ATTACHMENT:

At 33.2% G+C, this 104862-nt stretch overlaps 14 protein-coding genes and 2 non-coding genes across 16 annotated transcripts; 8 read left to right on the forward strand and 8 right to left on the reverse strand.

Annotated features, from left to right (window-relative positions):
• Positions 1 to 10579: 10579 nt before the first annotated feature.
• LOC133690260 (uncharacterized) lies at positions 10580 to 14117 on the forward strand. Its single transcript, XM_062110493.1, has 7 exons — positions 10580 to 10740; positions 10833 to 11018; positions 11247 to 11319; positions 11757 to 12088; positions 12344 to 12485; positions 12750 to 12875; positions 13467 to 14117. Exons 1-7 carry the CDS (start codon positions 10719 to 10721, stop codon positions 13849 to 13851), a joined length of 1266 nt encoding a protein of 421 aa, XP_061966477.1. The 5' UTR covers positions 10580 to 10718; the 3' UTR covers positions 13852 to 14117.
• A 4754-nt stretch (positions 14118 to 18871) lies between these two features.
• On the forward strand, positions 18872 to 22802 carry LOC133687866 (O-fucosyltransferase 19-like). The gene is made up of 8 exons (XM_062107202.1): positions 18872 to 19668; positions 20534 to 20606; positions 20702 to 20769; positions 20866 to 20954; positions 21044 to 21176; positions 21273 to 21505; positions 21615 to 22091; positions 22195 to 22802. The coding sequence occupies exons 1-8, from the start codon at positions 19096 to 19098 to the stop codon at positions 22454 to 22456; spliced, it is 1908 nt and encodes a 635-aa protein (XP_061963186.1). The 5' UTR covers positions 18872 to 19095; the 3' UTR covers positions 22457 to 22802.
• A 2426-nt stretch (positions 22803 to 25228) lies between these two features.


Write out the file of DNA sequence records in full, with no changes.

At 33.2% G+C, this 104862-nt stretch overlaps 14 protein-coding genes and 2 non-coding genes across 16 annotated transcripts; 8 read left to right on the forward strand and 8 right to left on the reverse strand.

Annotated features, from left to right (window-relative positions):
• Positions 1 to 10579: 10579 nt before the first annotated feature.
• LOC133690260 (uncharacterized) lies at positions 10580 to 14117 on the forward strand. Its single transcript, XM_062110493.1, has 7 exons — positions 10580 to 10740; positions 10833 to 11018; positions 11247 to 11319; positions 11757 to 12088; positions 12344 to 12485; positions 12750 to 12875; positions 13467 to 14117. Exons 1-7 carry the CDS (start codon positions 10719 to 10721, stop codon positions 13849 to 13851), a joined length of 1266 nt encoding a protein of 421 aa, XP_061966477.1. The 5' UTR covers positions 10580 to 10718; the 3' UTR covers positions 13852 to 14117.
• A 4754-nt stretch (positions 14118 to 18871) lies between these two features.
• On the forward strand, positions 18872 to 22802 carry LOC133687866 (O-fucosyltransferase 19-like). The gene is made up of 8 exons (XM_062107202.1): positions 18872 to 19668; positions 20534 to 20606; positions 20702 to 20769; positions 20866 to 20954; positions 21044 to 21176; positions 21273 to 21505; positions 21615 to 22091; positions 22195 to 22802. The coding sequence occupies exons 1-8, from the start codon at positions 19096 to 19098 to the stop codon at positions 22454 to 22456; spliced, it is 1908 nt and encodes a 635-aa protein (XP_061963186.1). The 5' UTR covers positions 18872 to 19095; the 3' UTR covers positions 22457 to 22802.
• A 2426-nt stretch (positions 22803 to 25228) lies between these two features.